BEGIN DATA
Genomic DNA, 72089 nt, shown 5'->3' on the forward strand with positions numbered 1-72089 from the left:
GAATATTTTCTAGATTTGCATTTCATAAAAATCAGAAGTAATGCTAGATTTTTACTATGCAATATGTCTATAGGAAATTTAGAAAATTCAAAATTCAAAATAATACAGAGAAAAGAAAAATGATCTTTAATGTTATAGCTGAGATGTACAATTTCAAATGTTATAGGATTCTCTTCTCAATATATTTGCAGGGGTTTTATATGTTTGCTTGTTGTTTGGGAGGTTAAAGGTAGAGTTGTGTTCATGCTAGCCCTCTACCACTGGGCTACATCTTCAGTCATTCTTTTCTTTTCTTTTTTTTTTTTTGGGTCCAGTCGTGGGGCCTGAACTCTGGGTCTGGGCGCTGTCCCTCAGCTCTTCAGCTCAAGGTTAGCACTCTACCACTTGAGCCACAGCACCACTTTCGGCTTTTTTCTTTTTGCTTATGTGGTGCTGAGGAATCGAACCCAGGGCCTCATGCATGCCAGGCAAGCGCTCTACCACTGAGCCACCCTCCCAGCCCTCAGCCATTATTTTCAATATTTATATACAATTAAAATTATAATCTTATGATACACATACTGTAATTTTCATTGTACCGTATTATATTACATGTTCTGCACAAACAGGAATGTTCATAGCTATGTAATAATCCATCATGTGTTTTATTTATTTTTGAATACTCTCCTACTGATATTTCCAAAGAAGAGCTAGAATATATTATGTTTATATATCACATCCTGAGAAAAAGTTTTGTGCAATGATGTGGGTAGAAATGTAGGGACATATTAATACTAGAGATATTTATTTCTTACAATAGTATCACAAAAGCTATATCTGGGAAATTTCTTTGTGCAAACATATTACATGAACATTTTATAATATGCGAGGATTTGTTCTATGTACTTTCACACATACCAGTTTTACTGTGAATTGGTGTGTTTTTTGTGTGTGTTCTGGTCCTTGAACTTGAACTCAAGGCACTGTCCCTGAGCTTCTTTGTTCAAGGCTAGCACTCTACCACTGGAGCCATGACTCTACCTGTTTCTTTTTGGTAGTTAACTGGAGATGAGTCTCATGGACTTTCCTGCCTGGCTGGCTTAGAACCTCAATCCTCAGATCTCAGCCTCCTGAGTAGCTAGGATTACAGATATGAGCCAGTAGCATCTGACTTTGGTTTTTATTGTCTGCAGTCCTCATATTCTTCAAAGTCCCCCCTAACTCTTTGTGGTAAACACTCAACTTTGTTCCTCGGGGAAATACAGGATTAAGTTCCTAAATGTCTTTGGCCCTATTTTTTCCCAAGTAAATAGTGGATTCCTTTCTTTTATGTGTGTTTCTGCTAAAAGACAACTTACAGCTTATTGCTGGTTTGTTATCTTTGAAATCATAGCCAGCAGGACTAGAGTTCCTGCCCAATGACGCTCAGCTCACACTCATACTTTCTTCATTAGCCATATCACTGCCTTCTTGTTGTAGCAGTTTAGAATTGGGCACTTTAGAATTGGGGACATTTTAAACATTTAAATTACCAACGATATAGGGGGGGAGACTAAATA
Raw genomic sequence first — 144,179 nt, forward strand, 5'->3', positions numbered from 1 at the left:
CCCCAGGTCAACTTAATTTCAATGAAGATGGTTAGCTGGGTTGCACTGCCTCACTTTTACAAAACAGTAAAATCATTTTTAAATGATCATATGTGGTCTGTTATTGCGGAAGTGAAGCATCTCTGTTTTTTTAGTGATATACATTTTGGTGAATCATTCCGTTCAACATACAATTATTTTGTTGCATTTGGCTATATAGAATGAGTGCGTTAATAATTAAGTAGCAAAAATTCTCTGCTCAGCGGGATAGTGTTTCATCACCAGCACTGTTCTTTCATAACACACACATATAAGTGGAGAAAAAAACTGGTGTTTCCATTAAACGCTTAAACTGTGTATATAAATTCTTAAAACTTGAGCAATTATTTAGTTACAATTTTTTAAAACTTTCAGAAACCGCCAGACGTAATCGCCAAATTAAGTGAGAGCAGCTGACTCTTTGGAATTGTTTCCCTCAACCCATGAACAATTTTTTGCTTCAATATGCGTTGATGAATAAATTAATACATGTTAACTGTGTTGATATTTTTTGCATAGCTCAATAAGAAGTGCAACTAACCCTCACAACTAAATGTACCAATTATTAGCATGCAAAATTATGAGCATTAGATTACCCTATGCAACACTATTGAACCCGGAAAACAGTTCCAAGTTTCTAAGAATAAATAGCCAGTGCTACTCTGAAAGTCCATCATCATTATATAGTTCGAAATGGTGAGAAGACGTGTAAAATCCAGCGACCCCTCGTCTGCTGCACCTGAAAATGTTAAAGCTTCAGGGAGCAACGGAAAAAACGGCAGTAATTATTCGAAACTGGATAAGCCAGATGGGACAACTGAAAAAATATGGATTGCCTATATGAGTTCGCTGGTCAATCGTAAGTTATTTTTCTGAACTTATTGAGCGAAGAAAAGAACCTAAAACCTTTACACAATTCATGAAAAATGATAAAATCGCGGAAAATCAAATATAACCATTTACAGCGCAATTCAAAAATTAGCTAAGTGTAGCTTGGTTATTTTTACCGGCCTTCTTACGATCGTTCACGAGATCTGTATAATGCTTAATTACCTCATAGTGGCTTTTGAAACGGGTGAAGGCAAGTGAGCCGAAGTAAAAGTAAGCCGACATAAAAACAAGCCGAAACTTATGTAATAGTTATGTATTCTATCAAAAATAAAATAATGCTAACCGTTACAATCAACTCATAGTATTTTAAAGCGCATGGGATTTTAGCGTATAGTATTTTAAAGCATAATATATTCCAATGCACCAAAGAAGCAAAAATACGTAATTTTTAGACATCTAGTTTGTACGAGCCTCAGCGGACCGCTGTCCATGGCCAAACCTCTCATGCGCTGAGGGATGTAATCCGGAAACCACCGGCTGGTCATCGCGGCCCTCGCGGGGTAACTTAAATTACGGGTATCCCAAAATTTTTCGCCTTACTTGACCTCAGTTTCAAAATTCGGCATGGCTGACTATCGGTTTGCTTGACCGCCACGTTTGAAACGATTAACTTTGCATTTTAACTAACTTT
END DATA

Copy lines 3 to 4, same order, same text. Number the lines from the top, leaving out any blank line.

Raw genomic sequence first — 144,179 nt, forward strand, 5'->3', positions numbered from 1 at the left:
CCCCAGGTCAACTTAATTTCAATGAAGATGGTTAGCTGGGTTGCACTGCCTCACTTTTACAAAACAGTAAAATCATTTTTAAATGATCATATGTGGTCTGTTATTGCGGAAGTGAAGCATCTCTGTTTTTTTAGTGATATACATTTTGGTGAATCATTCCGTTCAACATACAATTATTTTGTTGCATTTGGCTATATAGAATGAGTGCGTTAATAATTAAGTAGCAAAAATTCTCTGCTCAGCGGGATAGTGTTTCATCACCAGCACTGTTCTTTCATAACACACACATATAAGTGGAGAAAAAAACTGGTGTTTCCATTAAACGCTTAAACTGTGTATATAAATTCTTAAAACTTGAGCAATTATTTAGTTACAATTTTTTAAAACTTTCAGAAACCGCCAGACGTAATCGCCAAATTAAGTGAGAGCAGCTGACTCTTTGGAATTGTTTCCCTCAACCCATGAACAATTTTTTGCTTCAATATGCGTTGATGAATAAATTAATACATGTTAACTGTGTTGATATTTTTTGCATAGCTCAATAAGAAGTGCAACTAACCCTCACAACTAAATGTACCAATTATTAGCATGCAAAATTATGAGCATTAGATTACCCTATGCAACACTATTGAACCCGGAAAACAGTTCCAAGTTTCTAAGAATAAATAGCCAGTGCTACTCTGAAAGTCCATCATCATTATATAGTTCGAAATGGTGAGAAGACGTGTAAAATCCAGCGACCCCTCGTCTGCTGCACCTGAAAATGTTAAAGCTTCAGGGAGCAACGGAAAAAACGGCAGTAATTATTCGAAACTGGATAAGCCAGATGGGACAACTGAAAAAATATGGATTGCCTATATGAGTTCGCTGGTCAATCGTAAGTTATTTTTCTGAACTTATTGAGCGAAGAAAAGAACCTAAAACCTTTACACAATTCATGAAAAATGATAAAATCGCGGAAAATCAAATATAACCATTTACAGCGCAATTCAAAAATTAGCTAAGTGTAGCTTGGTTATTTTTACCGGCCTTCTTACGATCGTTCACGAGATCTGTATAATGCTTAATTACCTCATAGTGGCTTTTGAAACGGGTGAAGGCAAGTGAGCCGAAGTAAAAGTAAGCCGACATAAAAACAAGCCGAAACTTATGTAATAGTTATGTATTCTATCAAAAATAAAATAATGCTAACCGTTACAATCAACTCATAGTATTTTAAAGCGCATGGGATTTTAGCGTATAGTATTTTAAAGCATAATATATTCCAATGCACCAAAGAAGCAAAAATACGTAATTTTTAGACATCTAGTTTGTACGAGCCTCAGCGGACCGCTGTCCATGGCCAAACCTCTCATGCGCTGAGGGATGTAATCCGGAAACCACCGGCTGGTCATCGCGGCCCTCGCGGGGTAACTTAAATTACGGGTATCCCAAAATTTTTCGCCTTACTTGACCTCAGTTTCAAAATTCGGCATGGCTGACTATCGGTTTGCTTGACCGCCACGTTTGAAACGATTAACTTTGCATTTTAACTAACTTT